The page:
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How do you write good course questions?

One of the reasons online courses are so effective, and way better than just posting a video to YouTube, is that you can ask followup questions. Those questions make a huge difference in information retention, engagement, and enjoyability.

When you ask followup questions, you’re forcing your audience to process the information in a new way. That processing helps to store new information in long term memory.

Internalizing new information also helps to apply it to realworld situations, making the new information more practical and useful down the road.

Not all questions are created equal. Crafting good questions should start with a goal in mind and use relevant language.

If your goal is to verify that your team watched a training video, then ask for them to parrot specific information back to you from the video. For example, “Name 2 of the 5 things Greeters should do on a Sunday morning.”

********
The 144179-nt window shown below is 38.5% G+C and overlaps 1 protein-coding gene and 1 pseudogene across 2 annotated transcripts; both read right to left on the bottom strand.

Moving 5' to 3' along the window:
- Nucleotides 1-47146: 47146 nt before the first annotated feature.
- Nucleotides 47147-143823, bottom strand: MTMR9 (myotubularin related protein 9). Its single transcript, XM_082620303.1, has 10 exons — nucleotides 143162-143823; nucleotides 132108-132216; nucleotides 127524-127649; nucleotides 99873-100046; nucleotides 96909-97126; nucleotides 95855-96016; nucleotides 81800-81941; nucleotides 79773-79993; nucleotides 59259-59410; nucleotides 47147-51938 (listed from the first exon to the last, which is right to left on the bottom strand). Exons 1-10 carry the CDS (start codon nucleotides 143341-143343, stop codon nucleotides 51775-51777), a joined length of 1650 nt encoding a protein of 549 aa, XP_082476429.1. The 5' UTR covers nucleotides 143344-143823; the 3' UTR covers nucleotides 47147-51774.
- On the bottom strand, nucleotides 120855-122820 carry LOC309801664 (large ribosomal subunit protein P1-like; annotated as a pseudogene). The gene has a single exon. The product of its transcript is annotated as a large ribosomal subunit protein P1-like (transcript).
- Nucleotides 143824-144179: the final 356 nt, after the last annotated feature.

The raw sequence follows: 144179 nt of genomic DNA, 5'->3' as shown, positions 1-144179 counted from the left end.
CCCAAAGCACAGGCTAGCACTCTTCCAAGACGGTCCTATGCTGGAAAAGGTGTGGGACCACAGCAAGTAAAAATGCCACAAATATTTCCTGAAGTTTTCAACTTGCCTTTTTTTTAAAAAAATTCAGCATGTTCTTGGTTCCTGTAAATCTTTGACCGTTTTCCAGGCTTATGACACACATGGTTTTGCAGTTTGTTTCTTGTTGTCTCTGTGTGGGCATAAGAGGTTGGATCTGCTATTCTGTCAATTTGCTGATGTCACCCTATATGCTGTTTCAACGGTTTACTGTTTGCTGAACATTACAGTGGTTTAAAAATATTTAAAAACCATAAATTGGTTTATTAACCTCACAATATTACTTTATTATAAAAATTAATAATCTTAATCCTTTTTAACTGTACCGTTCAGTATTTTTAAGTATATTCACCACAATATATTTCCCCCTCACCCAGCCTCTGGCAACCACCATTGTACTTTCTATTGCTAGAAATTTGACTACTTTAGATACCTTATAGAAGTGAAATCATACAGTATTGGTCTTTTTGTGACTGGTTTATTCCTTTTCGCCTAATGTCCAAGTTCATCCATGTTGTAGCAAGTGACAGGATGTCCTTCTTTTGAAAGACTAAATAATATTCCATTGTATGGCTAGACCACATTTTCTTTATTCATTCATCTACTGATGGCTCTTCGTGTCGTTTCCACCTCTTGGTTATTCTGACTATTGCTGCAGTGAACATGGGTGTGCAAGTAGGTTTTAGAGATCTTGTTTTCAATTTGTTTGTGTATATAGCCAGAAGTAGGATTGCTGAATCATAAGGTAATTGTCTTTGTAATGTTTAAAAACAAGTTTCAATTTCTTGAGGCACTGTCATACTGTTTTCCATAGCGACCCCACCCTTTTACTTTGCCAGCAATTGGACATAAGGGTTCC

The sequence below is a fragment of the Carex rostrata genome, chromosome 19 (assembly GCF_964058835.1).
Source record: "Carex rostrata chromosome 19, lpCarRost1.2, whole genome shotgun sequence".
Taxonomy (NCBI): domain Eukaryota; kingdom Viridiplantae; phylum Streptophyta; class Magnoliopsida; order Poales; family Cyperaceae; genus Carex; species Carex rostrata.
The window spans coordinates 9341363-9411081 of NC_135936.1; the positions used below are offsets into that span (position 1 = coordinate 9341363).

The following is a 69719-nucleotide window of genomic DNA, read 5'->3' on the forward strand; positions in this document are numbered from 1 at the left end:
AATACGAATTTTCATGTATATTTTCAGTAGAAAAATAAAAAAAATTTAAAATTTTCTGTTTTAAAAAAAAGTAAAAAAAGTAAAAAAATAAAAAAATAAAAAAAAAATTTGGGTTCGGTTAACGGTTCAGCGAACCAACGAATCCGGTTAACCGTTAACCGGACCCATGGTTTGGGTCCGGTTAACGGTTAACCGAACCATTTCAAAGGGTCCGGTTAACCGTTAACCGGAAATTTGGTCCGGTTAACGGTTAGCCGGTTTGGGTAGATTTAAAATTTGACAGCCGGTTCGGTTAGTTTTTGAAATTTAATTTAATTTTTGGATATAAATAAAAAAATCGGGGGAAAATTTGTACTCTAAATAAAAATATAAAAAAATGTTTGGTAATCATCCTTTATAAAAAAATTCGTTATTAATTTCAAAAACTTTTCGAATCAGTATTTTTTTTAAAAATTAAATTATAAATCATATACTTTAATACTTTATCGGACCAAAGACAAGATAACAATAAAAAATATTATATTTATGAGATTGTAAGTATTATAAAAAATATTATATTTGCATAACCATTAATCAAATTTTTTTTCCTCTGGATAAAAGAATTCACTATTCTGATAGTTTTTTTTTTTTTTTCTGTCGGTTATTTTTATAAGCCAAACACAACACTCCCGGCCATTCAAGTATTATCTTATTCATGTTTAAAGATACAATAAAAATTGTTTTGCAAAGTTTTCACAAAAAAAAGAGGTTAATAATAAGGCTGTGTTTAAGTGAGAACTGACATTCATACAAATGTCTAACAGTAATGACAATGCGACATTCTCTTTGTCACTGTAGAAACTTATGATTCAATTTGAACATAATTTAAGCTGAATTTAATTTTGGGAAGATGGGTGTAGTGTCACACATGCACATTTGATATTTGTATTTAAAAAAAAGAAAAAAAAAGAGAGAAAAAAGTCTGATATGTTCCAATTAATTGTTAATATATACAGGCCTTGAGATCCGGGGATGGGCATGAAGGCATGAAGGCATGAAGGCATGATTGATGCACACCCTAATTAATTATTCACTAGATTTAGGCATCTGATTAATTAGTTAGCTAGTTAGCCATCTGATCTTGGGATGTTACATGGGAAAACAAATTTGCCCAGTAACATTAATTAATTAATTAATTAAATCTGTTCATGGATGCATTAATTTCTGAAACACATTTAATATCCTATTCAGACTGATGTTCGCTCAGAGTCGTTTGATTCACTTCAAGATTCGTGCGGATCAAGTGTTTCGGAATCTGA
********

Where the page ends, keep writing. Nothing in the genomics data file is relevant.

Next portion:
If your goal is to help your team remember something specific, ask them to apply it to a real world situation. For example, “In the video, I talked about having a positive attitude as a Greeter. How can your positive attitude help shape a visitors experience?”

Bad questions can derail a team member’s experience and cause them to not retain information. For example, “The video discussed welcoming language that Greeters can use. Tell me about your family life.” First, this question is off topic and confusing. Second, it’s far too open-ended.

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